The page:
Day 13: Moral Movers

Welcome to Day 13 of the A to Z Challenge. For this year’s challenge, I’ll be examining different types of characters that can be found in international fiction. Today I’m looking at moral movers.

Moral movers have power to make decisions that can impact a community and are driven by a set of morals. Usually they have to tackle complex moral decisions.

Strong Moral Compass

These characters tend to have a strong set of beliefs that influence their decisions. Katherine Anne Watson in Mona Lisa’s Smile believes in the power of the female voice. Yates in the short story “The Baptism” is a preacher who believes in redemption. Helen Prejean in Deadman Walking is a nun who also believes in redemption.

Tackle Morally Ambiguous or Social Themes

Although the characters have a strong set of beliefs, they often have to tackle gray areas. Yates has to wrestle with the decision to baptize a man who only wants to do so in order to marry and abuse a child. Helen has to wrestle with the idea of redemption in the face of horrible deeds. Katherine wrestles with the social issue of female empowerment in a world where the feminine voice isn’t valued.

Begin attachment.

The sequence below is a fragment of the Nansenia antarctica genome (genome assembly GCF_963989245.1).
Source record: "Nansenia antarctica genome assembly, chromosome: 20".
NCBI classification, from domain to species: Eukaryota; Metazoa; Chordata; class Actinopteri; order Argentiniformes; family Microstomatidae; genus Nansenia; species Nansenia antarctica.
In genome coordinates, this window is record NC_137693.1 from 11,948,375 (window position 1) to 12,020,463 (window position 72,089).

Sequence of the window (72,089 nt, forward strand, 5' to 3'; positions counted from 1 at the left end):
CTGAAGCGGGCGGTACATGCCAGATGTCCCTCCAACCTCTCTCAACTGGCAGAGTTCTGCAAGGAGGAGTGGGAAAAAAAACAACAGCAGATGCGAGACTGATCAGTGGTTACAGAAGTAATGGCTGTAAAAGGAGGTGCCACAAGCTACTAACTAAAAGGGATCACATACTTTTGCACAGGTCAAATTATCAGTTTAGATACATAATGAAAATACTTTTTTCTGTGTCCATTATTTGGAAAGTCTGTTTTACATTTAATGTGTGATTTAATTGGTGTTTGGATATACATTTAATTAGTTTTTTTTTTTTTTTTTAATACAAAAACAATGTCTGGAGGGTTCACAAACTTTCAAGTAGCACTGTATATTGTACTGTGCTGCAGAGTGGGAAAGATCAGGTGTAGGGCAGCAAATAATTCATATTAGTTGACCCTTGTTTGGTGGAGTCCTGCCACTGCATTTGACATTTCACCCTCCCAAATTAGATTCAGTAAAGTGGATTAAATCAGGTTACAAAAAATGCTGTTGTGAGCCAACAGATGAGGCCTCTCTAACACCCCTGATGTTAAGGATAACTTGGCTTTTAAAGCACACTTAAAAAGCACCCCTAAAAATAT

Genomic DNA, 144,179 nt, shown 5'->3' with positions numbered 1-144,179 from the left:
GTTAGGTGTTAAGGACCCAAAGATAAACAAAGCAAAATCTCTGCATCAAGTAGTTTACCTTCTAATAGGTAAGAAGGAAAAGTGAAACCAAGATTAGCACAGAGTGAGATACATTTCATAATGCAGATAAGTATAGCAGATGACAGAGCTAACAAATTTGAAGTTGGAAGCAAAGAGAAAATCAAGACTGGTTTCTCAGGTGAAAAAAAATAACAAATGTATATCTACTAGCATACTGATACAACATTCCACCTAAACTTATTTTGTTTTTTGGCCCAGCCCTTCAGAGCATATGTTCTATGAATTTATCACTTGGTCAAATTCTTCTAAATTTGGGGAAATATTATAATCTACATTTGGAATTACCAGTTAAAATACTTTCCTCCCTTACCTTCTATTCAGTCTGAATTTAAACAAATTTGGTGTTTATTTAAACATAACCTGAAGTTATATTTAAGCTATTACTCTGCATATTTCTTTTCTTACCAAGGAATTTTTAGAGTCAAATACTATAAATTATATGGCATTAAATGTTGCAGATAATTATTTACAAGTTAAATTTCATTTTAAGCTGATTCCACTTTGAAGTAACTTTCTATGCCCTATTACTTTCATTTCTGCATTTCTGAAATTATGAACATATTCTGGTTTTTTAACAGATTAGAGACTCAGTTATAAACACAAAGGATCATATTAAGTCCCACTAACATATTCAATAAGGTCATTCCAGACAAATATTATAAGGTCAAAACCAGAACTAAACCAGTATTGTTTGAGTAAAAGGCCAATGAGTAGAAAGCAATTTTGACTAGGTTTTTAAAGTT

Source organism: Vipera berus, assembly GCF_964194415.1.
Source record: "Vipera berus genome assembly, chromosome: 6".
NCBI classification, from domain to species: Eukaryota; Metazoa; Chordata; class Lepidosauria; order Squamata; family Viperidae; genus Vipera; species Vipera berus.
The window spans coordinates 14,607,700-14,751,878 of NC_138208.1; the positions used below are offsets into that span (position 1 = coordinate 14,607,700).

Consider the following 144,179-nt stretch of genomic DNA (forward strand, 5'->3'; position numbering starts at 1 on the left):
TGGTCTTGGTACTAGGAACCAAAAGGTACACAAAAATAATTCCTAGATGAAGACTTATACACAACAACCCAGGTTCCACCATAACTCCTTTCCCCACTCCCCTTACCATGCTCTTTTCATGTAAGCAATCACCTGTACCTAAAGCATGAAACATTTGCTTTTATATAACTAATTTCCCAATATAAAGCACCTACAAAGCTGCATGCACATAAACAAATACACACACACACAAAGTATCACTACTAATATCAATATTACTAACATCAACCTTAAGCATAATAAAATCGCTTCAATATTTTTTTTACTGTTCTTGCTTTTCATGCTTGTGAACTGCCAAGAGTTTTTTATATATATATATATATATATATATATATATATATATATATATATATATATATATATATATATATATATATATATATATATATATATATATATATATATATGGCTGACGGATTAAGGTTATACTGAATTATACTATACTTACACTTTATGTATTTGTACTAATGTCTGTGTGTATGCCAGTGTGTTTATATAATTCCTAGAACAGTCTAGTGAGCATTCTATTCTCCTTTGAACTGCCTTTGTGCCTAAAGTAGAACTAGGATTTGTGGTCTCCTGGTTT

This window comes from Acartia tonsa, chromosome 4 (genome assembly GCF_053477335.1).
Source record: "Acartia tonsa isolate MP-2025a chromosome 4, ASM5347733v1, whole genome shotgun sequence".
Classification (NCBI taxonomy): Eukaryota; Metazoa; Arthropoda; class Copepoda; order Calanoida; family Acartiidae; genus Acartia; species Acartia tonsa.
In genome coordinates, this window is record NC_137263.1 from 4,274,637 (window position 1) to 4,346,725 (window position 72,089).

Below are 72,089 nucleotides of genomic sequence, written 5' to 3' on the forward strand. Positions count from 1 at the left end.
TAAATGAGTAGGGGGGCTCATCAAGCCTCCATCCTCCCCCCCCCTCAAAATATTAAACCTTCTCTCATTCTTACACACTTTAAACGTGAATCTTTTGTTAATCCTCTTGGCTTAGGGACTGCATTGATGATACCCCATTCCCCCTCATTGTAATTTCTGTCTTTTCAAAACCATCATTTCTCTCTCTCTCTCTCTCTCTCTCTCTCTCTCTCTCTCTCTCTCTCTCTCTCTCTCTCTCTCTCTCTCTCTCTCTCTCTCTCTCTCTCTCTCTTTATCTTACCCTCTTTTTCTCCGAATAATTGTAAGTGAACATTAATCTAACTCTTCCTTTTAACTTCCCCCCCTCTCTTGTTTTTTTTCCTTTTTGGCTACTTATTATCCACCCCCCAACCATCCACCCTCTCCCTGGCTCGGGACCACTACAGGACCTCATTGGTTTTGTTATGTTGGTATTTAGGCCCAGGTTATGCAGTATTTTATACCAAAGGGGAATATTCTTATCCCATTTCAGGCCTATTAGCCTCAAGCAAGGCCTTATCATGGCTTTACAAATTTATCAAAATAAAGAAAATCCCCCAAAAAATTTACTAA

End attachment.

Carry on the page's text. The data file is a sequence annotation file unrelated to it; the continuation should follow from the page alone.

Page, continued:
Moral movers typically appear in dramas and non-fiction. Other examples of moral movers are Martin Luther King Jr. in Selma, Malcolm X in Malcolm X, and Joan of Arc in The Passions of Joan of Arc.

Are there other genres where you’ve seen moral movers?

2 thoughts on “Day 13: Moral Movers

  1. I’m really glad I found this post when I did–it aligns very well with my current project. My main character rigidly follows his own moral code, and intends to do good…but often goes overboard as a “means to an end.” Thanks for this post!

    Liked by 2 people

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